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Leading scientist’s findings show art recreates the feeling of being in love

A detail from Morris & Co's Angeli Ministrantes Museum, National Art Pass

A detail from Morris & Co's Angeli Ministrantes Museum, National Art Pass

In a series of pioneering brain-mapping experiments, Semir Zeki, Professor of Neurobiology and Neuroaesthetics at University College London, has revealed what happens in our brains when we view art – and it can give us just as much pleasure as being in love.

Professor Zeki has found that viewing art triggers a surge of the feel-good neurotransmitter, dopamine, into the orbito-frontal cortex of the brain, resulting in feelings of intense pleasure, similar to the states of love and desire.

Subjects were shown images of art on a screen, including works by Botticelli, Constable, Turner and Cezanne, inside an MRI scanner where their brain activity was mapped.

The findings coincide with David Cameron’s interest in measuring the nation’s well-being, which led him to commission the ‘Happiness Index’ in April.

With art engendering such a feel good factor, the launch of the National Art Pass by national fundraising charity the Art Fund, giving free and discounted access to hundreds of normally-charging museums, galleries and exhibitions, is set to be good news for the Government, as well as the population at large.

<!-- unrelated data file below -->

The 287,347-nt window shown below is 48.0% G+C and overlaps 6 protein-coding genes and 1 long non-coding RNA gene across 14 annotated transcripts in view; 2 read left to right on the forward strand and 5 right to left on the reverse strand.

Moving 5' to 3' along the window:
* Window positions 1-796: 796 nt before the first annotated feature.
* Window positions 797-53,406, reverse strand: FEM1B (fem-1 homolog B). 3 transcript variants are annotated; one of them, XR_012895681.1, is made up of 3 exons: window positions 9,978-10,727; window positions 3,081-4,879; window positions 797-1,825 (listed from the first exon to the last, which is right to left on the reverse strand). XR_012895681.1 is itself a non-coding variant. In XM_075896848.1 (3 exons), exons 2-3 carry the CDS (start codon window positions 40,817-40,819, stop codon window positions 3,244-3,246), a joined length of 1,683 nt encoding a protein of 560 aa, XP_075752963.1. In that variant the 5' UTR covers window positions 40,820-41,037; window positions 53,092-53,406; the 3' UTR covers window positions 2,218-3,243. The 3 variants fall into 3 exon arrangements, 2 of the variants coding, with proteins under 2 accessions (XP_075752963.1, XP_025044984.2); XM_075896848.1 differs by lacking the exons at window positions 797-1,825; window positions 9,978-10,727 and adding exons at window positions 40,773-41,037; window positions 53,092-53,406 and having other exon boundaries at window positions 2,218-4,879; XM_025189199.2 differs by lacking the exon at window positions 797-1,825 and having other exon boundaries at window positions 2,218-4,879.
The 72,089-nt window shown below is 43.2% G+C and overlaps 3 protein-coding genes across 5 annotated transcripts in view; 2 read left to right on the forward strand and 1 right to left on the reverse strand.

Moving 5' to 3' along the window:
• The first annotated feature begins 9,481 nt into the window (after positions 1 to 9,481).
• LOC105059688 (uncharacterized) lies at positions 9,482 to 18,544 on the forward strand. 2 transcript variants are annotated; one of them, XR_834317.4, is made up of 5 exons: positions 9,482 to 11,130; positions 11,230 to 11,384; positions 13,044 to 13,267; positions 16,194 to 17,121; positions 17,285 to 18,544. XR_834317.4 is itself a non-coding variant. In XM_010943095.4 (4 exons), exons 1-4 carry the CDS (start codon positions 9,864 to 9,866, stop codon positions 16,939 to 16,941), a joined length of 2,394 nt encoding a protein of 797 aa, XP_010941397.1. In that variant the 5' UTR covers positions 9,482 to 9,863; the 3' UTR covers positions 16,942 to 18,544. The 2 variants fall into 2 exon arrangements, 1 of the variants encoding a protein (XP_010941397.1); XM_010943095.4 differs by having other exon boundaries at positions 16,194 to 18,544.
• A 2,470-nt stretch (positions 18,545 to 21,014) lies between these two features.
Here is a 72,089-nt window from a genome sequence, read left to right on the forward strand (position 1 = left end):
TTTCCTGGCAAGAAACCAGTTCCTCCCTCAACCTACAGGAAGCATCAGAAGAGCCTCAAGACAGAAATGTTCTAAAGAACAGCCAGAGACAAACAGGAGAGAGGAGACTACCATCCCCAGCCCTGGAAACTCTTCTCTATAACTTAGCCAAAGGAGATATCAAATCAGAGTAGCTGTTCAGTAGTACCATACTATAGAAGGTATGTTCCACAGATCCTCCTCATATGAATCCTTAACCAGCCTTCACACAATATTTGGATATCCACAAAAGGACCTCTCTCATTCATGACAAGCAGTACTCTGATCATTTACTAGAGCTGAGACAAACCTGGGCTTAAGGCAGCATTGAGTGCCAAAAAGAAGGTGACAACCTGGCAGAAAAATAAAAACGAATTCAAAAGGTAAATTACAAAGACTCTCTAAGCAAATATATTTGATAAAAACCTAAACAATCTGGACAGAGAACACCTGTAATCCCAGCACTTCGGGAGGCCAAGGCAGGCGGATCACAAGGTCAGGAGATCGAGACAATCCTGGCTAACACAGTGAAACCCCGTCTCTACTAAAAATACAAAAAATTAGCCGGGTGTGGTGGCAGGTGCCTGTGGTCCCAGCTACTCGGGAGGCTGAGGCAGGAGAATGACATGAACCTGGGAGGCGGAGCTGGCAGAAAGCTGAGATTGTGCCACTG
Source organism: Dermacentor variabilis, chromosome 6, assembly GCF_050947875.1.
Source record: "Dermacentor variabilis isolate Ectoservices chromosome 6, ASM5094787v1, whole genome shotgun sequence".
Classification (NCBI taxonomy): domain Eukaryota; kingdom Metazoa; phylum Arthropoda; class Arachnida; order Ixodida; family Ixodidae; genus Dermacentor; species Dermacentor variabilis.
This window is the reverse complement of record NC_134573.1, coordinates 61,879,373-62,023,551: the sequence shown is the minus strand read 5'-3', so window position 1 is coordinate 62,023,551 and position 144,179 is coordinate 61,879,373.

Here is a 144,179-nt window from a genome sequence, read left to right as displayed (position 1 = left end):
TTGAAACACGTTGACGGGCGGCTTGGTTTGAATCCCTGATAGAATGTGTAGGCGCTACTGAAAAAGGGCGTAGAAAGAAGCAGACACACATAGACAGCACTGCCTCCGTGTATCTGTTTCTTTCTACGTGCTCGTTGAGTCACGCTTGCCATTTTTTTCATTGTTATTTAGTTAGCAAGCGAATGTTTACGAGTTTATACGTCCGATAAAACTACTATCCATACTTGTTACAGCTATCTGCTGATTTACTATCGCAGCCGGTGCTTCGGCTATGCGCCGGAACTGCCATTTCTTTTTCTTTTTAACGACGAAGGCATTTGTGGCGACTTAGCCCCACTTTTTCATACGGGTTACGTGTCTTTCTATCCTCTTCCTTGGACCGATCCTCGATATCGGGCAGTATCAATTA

“A nation’s well-being is not as easily measured as its GDP or economic growth, but it is probably more important. And our well-being is bound fast to the riches of our culture. Beautiful paintings that are sold and leave our country do not return, and their loss damages our collective health.  The Art Fund plays a vital role in retaining our priceless heritage and needs our generous support; our well-being depends on it.” said award-winning author Ian McEwan

Dr Stephen Deuchar, Director of the national fundraising charity the Art Fund, said ‘Works of art can have a great impact on individuals. Our role is to support museums and galleries build outstanding public collections, and in helping the public make the most of them.  Through the National Art Pass, which gives people free entry to over 200 museums, galleries and historic houses across the UK as well as discounted access to major exhibitions such as the current Miro at Tate Modern and The Cult of Beauty at the V&A, we are making art available to as many people as possible.

The money we collect from purchases of the National Art Pass goes towards helping museums and galleries buy and show art. If you own a National Art Pass, you’re not only Never Without Art but you’re also playing a vital role in ensuring that UK collections are also  Never Without Art.’

Over the last five years, the Art Fund has given over £24 million to museums and galleries and helped them buy works such as Titian’s Diana and Actaeon, the Staffordshire Hoard, Antony Gormley’s 6 Times and Turner’s Blue Rigi.

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